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Add a Splash of Colour with Bold Plating this Summer Season

Your guide to setting the scene with dazzling dining this summer

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By Edwain Steenkamp | February 9, 2024 | Design

Clash of the titans

When it comes to presenting bold crockery, it's important to approach your table setting in an equally bold and daring way. Remember, don't let the crockery do all the work. Think along the lines of large floral arrangements, vases and linen in different colours and materials, and cutlery that makes a statement. This way, you're creating a setting that exudes a whimsical and romantic feeling. When in doubt, add more. Be bold, have fun, and infuse the table with character.

Unapologeticaly playful and wildly colourful, this tablescape by Diptyque embodies the summer spirit, with stand out elements like the Spiral drinking glasses. Photography by Celine Saby via Diptyque.


Now, when it comes to making an impact at the table - think ornate designs, bold colours, and delicate trimmings that all exude finesse - china is, and will always be, the definitive tastemaker. In the last decade or so, it has unfairly been associated with stuffy formality and archaic entertaining. But with the right accessories - yes, we're talking over-the-top floral designs, bold linen, and showstopping cutlery - it takes on a new guise entirely.


For those looking for a slightly more durable alternative to china, porcelain may just be the answer. While not always cheaper, it is more widely available, meaning you can reimagine your tablescapes and execute your vision, all in the span of one afternoon.

Carretto Siciliano geometric dinner plate, POR, Dolce & Gabbana. Image: Supplied.


Perhaps the most durable of the materials you could put on the table, stoneware has made an impressive comeback in recent years. With its textural quality - and often hefty proportions - it's ideal for more casual table settings, and works especially well if you anticipate dining outdoors this season. The only drawback is that stoneware is often sold in muted tones, making it one of the less exciting materials this season.

Jenna Clifford 'Midnight Bloom' dinner plate, R679, Yuppiechef.

Unexpected guests

How do you set a truly memorable table? Let's consider colour and texture first. In the coming year, expect fresh takes on previously trending colours; apricot, digital lavender, creamy greens and nature-inspired pastels will make their rounds. But don't let these soft hues wash out your table, add unexpected accent colours and materials; canary yellow, and smouldering orange. Lo introduce texture, consider a few classics like silver and brass tones; and more unusual elements like leather and stone accessories. As you're adding layer upon layer, trust the process.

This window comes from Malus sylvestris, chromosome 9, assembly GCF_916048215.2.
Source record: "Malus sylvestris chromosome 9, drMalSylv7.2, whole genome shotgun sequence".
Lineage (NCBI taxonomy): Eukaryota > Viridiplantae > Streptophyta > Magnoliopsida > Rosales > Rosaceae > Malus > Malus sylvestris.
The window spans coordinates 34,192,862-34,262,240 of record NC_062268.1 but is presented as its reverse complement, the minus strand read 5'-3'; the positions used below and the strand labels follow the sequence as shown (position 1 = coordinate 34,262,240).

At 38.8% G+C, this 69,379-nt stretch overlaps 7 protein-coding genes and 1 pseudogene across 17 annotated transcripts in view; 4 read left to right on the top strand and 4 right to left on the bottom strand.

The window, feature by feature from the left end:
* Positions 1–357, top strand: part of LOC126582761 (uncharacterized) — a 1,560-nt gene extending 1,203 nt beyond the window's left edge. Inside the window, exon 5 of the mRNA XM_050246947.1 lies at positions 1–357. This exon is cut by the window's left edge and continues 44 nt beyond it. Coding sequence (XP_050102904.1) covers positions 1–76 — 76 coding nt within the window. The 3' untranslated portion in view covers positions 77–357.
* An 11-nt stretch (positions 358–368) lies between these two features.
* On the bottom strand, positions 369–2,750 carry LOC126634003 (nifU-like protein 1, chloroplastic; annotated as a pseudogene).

'Le Jardin' dinner plate, R3 450, Versace. Image: Supplied.

At first, it may feel intimidating to add so much, but when that perfect level of 'extra' has been obtained, it will feel charming as much as it looks playful. When it comes to the natural elements, as with all our table settings this season, we're inspired by a maximilist approach. Divide your flowers and leaves into several smaller bunches and use them to fill every open spot on the table.

Moroccan style dinner plate, R599 for set, Takealot

Your vases needn't match either, in fact - don't let them; an array of vases and drinking glasses will create a truly bohemian flair. Remember, the aim is to create a memorable table setting, not a traditional one, so let your imagination run wild!

Tall tales

Even on the most playful tablescapes, it's important to pay close attention to proportions. How do you go big and bold without blocking people and light? The answer of course, is glass.

Oil Cruet Olive Branch, Le Creuset R799. Image: Supplied.

Jugs, candlestick holders and other centrepieces made of glass will allow you to elevate the setting - quite literally - without creating solid, opaque visual blocks. This is especially beautiful during the day when natural light floods the glass, adding to the overall look and feel of the table. At night however, be aware that glass might not work as well: artificial light may create harsh reflections, which no guest will enjoy. If you're looking at tall decorations, keep foliage slimmer. Thin, young twigs for instance will look chic, as will hardier flowering plants like fynbos (responsibly sourced of course, as all flowers should be).